JOSEPH - An accomplished horsewoman who gives dressage clinics and competes at shows throughout the country has been training all summer in Wallowa County for a chance to make the United States equestrian team for the 2012 Olympics in London.

"I am getting more and more confident," said Marina Parris-Woodhead about her chances at earning a spot on the Olympic team. "I have a really good horse, and I've had a couple of Olympic trainers who say he's ready."

The Olympic hopeful, who now lives part of the year in Wallowa County, has been refining skills with her horse - Pandorra, a 12-year-old bay Dutch Warmblood stallion - at Char Williams' arena near Joseph. Last week, with winter approaching, she was planning to move to new facilities at Providence Ranch in the Prairie Creek area.

Marina, who grew up in a small town in Missouri, is the owner and trainer at Hidden Oaks Horses, Inc., a dressage facility near Kansas City, Mo., where she has offered training, lessons, clinics and the sale and training of European horses known as "Warmbloods" for many years.

She now divides her time between Missouri, Joseph and Florida, where she will compete between January and April 2012 in horse shows that she hopes will give her and Pandorra the international ranking they need for a spot on the Olympic team.

The dressage teacher discovered Wallowa County through Steve Zollman, a local horseman who attended a dressage clinic she was teaching in Idaho, and through other local friends in the horse world. She said she's felt very welcomed by the Wallowa County horse community.

Marina is a Grand Prix Rider - the very top level - in the United States Dressage Federation (USDF), a ranking she has earned in 74 shows with 10 horses over the last 15 years. Through the years she has progressed through all 10 USDF levels, earning a USDF Bronze Medal in 1999, a silver medal in 2005 and the top gold medal in 2011.

"Dressage is a systematic method of training horses," she said, noting that dressage is a natural progression for riders who seek a challenge and want better communication with their horse. Dressage, she said, allows trainers and riders "to make our horses dance" without visible cues.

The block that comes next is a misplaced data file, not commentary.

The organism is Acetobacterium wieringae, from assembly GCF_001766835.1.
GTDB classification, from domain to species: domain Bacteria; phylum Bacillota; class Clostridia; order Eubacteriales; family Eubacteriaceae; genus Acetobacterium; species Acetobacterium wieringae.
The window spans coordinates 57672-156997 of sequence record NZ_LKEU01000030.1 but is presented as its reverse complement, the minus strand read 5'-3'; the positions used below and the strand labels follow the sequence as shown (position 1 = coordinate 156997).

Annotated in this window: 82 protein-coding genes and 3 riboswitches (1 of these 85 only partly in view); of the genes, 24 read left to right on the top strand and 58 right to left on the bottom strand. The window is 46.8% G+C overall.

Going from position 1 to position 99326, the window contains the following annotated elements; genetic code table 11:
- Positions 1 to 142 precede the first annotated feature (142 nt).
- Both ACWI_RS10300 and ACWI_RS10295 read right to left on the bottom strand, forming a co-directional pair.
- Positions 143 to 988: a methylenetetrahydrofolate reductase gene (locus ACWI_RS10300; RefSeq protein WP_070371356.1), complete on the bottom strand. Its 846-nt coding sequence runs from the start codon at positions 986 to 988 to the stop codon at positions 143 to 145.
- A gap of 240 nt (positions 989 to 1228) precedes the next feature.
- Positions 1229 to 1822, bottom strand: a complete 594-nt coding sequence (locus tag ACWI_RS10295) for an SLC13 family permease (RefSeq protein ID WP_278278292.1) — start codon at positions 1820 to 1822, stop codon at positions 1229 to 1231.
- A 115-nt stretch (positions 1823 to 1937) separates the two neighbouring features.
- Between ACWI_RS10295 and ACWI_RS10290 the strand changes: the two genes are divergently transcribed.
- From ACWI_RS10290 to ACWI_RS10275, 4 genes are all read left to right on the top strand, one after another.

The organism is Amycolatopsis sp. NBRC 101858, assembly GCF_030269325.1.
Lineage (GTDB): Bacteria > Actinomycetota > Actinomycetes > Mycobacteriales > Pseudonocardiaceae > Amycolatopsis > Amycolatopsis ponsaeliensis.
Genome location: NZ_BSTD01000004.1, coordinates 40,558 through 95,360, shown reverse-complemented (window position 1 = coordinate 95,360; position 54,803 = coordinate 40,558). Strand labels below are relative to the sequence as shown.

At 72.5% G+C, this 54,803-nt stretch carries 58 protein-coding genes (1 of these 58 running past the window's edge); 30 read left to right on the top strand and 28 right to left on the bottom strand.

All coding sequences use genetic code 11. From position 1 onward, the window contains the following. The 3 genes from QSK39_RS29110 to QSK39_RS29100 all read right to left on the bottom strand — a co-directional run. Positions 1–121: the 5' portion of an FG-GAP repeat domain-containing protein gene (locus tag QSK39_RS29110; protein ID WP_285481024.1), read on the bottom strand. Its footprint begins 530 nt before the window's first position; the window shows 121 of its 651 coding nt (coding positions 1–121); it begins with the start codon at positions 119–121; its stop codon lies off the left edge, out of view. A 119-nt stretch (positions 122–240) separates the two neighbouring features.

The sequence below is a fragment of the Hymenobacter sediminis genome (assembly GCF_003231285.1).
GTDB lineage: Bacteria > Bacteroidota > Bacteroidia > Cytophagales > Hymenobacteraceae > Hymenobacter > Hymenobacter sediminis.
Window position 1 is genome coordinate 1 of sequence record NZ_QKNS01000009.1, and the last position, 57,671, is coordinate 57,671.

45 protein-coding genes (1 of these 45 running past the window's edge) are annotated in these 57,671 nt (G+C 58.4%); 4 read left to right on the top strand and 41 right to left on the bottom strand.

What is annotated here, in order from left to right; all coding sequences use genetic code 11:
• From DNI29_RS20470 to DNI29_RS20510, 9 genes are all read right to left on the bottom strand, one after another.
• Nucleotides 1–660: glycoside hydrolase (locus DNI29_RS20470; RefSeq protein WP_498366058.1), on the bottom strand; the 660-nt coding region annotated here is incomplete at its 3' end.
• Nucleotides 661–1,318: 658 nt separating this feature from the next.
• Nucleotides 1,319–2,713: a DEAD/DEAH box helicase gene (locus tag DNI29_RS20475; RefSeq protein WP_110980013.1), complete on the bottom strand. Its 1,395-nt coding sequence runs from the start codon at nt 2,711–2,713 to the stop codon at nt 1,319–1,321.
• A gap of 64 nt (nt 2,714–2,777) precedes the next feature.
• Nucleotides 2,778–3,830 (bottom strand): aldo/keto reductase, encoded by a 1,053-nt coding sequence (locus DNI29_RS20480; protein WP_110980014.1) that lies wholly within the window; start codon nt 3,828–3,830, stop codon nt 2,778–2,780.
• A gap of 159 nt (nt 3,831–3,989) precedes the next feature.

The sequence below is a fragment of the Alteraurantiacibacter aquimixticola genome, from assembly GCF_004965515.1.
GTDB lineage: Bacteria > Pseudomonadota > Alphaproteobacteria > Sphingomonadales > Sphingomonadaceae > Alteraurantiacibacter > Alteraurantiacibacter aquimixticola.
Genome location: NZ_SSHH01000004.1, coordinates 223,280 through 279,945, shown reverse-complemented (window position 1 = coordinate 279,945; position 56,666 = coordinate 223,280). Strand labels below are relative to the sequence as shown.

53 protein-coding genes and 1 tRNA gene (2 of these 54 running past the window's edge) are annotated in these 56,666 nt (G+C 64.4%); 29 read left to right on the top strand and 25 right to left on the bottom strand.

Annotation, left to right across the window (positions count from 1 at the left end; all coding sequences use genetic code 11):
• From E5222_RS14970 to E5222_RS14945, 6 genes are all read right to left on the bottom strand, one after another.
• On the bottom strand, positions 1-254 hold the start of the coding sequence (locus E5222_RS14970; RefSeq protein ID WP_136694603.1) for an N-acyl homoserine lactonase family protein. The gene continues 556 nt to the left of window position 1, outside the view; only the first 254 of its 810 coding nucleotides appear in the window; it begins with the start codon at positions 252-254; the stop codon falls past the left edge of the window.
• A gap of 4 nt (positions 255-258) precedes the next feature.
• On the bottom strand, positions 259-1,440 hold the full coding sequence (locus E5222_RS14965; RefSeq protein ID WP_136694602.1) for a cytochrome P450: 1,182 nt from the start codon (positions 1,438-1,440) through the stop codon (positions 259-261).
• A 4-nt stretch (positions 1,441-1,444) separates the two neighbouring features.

Both Marina and Pandorra spent months training and learning in Europe, preparing for international Grand Prix competition.

The important part of making a bid for the Olympics next year is that she now has a horse that can compete at the top international level. "It's the horse and the rider as a team," she said.

She describes her teammate as "very special" and has been training him for about seven years. "He knows everything he needs to know. Now we are working on strength training" and "getting just a little better." She notes that dressage is the "ballet of horse sports." Like ballet, dressage is beautiful and graceful, she said, but extremely athletic, with a lot of strength required in that athleticism.

Marina said that she and Pandorra have an average cumulative competition score of 67 percent, which is only two percentage points below the average team scores of National Olympic team members. "We still have three months," she said.

She teaches dressage clinics about twice a month in the region to help support her expensive sport, and is also thankful for sponsors and supporters throughout the country who make it possible for her to pursue her Olympic dream.

Marina has been riding since age 4, thanks to her grandparents, and excelled at many horse disciplines through the years. "I did everything," she said about her horse background. "I was in 4-H, Western and English pleasure, jumping, barrel racing. ... . It was actually endurance riding which led me to dressage, as dressage principles are very helpful in other types of riding." Once she took a dressage class to help improve her horse's stamina, she was hooked, she said.

Marina now considers Joseph one of her homes. She said she loves the fact that it is an artistic community, but is also a small town with a Western and horse influence. "What I've found is that everyone here in Wallowa County understands horses and the passion for horses," she said.

"I'd like to be one of those girls from a small town that can compete in the world front. ... It's just what America is about - to work hard, have faith and get out there and get the job done," she said.

 

 

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